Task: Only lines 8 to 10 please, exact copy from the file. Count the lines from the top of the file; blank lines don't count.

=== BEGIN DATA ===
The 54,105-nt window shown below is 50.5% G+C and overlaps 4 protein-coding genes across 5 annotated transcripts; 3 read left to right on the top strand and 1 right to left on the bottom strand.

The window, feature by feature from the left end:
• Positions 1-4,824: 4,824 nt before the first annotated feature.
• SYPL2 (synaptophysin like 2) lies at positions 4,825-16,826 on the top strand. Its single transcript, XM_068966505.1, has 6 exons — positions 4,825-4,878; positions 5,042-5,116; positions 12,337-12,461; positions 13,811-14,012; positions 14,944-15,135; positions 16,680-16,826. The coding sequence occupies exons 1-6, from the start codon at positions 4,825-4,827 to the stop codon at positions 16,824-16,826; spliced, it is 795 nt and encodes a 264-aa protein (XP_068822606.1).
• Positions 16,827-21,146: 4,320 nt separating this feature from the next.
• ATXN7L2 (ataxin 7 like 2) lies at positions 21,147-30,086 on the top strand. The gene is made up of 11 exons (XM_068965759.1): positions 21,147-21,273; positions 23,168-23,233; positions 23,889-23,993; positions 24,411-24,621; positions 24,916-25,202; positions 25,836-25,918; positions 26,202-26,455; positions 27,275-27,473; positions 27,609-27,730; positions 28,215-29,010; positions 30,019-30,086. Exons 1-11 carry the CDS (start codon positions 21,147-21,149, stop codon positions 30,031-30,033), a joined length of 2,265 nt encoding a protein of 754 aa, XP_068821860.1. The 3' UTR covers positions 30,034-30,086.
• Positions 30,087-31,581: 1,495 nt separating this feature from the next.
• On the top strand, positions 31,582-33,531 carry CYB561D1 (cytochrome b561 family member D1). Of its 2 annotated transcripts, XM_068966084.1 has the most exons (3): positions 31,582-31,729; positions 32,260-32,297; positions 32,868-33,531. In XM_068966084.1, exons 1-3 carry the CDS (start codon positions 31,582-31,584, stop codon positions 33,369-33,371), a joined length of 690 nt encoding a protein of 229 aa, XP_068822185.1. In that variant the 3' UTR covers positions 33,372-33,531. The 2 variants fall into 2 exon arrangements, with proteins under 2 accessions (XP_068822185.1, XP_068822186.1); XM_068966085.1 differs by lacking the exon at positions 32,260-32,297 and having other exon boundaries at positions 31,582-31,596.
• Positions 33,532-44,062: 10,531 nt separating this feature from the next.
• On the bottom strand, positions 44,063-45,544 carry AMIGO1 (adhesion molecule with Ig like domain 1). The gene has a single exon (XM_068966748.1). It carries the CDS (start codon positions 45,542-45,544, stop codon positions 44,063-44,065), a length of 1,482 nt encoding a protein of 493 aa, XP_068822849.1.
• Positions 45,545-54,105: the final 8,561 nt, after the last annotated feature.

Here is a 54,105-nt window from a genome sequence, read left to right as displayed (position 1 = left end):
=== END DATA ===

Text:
• On the top strand, positions 31,582-33,531 carry CYB561D1 (cytochrome b561 family member D1). Of its 2 annotated transcripts, XM_068966084.1 has the most exons (3): positions 31,582-31,729; positions 32,260-32,297; positions 32,868-33,531. In XM_068966084.1, exons 1-3 carry the CDS (start codon positions 31,582-31,584, stop codon positions 33,369-33,371), a joined length of 690 nt encoding a protein of 229 aa, XP_068822185.1. In that variant the 3' UTR covers positions 33,372-33,531. The 2 variants fall into 2 exon arrangements, with proteins under 2 accessions (XP_068822185.1, XP_068822186.1); XM_068966085.1 differs by lacking the exon at positions 32,260-32,297 and having other exon boundaries at positions 31,582-31,596.
• Positions 33,532-44,062: 10,531 nt separating this feature from the next.
• On the bottom strand, positions 44,063-45,544 carry AMIGO1 (adhesion molecule with Ig like domain 1). The gene has a single exon (XM_068966748.1). It carries the CDS (start codon positions 45,542-45,544, stop codon positions 44,063-44,065), a length of 1,482 nt encoding a protein of 493 aa, XP_068822849.1.